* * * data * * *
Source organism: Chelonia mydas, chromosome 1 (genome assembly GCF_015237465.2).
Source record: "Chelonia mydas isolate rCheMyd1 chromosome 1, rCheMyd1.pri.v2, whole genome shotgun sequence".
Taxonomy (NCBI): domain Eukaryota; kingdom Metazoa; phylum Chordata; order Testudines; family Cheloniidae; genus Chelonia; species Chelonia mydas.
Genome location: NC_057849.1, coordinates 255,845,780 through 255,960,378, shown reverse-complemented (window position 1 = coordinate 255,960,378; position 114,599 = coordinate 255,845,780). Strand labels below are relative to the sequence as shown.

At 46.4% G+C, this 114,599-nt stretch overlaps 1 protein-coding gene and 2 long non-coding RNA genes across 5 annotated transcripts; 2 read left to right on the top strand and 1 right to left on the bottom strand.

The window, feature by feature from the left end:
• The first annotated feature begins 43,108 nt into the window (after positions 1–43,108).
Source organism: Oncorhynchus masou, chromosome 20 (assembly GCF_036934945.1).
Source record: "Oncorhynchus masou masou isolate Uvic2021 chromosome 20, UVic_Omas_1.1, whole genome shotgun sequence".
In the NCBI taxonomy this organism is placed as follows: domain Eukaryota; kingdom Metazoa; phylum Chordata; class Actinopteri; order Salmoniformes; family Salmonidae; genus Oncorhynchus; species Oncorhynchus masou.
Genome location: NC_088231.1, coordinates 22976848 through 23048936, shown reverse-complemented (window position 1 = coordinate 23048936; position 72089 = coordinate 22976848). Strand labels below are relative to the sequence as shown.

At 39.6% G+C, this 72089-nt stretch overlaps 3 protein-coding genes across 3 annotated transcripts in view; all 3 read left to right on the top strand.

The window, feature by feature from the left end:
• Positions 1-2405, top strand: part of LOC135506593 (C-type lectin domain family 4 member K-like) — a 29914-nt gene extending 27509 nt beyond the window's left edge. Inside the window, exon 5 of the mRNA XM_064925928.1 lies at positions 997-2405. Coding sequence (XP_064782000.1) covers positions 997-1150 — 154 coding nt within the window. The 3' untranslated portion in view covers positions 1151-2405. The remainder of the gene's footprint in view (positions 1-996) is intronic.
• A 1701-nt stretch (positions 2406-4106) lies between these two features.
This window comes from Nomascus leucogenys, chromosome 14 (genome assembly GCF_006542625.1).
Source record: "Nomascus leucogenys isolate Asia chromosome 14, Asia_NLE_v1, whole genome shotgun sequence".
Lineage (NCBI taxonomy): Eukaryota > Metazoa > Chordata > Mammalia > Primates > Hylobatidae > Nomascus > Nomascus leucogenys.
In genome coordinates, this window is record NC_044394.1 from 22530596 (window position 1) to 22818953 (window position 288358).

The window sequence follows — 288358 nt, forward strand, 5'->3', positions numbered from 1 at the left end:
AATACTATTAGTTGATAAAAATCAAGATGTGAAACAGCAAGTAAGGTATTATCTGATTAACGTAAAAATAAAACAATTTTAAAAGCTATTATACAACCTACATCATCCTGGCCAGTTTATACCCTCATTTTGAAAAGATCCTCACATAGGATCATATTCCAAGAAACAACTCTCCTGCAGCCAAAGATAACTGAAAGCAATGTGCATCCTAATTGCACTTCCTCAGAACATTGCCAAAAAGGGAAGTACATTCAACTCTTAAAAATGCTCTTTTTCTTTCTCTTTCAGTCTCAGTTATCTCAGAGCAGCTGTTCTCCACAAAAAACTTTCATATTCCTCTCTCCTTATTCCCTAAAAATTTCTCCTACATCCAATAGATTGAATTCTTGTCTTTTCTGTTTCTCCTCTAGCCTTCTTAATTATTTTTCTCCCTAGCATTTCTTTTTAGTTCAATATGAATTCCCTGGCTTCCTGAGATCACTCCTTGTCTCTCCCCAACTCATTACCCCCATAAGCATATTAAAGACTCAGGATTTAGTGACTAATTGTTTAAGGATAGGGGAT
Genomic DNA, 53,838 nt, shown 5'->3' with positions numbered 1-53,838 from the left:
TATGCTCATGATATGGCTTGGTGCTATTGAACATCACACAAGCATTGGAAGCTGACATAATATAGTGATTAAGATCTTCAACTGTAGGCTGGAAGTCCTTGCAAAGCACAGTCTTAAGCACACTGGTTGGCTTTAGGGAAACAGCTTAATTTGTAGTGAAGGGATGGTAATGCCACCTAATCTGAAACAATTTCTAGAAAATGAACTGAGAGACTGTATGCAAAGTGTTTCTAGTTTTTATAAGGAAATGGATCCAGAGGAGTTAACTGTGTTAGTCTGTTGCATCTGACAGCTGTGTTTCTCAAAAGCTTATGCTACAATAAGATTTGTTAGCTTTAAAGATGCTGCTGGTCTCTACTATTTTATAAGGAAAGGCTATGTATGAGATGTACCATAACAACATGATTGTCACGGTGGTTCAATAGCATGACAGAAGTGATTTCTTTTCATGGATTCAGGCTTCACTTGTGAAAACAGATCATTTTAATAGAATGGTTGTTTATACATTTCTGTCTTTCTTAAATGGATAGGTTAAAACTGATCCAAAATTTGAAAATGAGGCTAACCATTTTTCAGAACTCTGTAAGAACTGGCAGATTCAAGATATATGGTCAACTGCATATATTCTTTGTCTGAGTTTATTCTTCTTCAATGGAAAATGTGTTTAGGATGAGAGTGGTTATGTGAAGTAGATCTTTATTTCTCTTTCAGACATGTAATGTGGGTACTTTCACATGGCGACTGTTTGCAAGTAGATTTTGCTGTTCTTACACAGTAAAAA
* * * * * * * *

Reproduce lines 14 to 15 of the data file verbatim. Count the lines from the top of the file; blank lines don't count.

• Positions 1-2405, top strand: part of LOC135506593 (C-type lectin domain family 4 member K-like) — a 29914-nt gene extending 27509 nt beyond the window's left edge. Inside the window, exon 5 of the mRNA XM_064925928.1 lies at positions 997-2405. Coding sequence (XP_064782000.1) covers positions 997-1150 — 154 coding nt within the window. The 3' untranslated portion in view covers positions 1151-2405. The remainder of the gene's footprint in view (positions 1-996) is intronic.
• A 1701-nt stretch (positions 2406-4106) lies between these two features.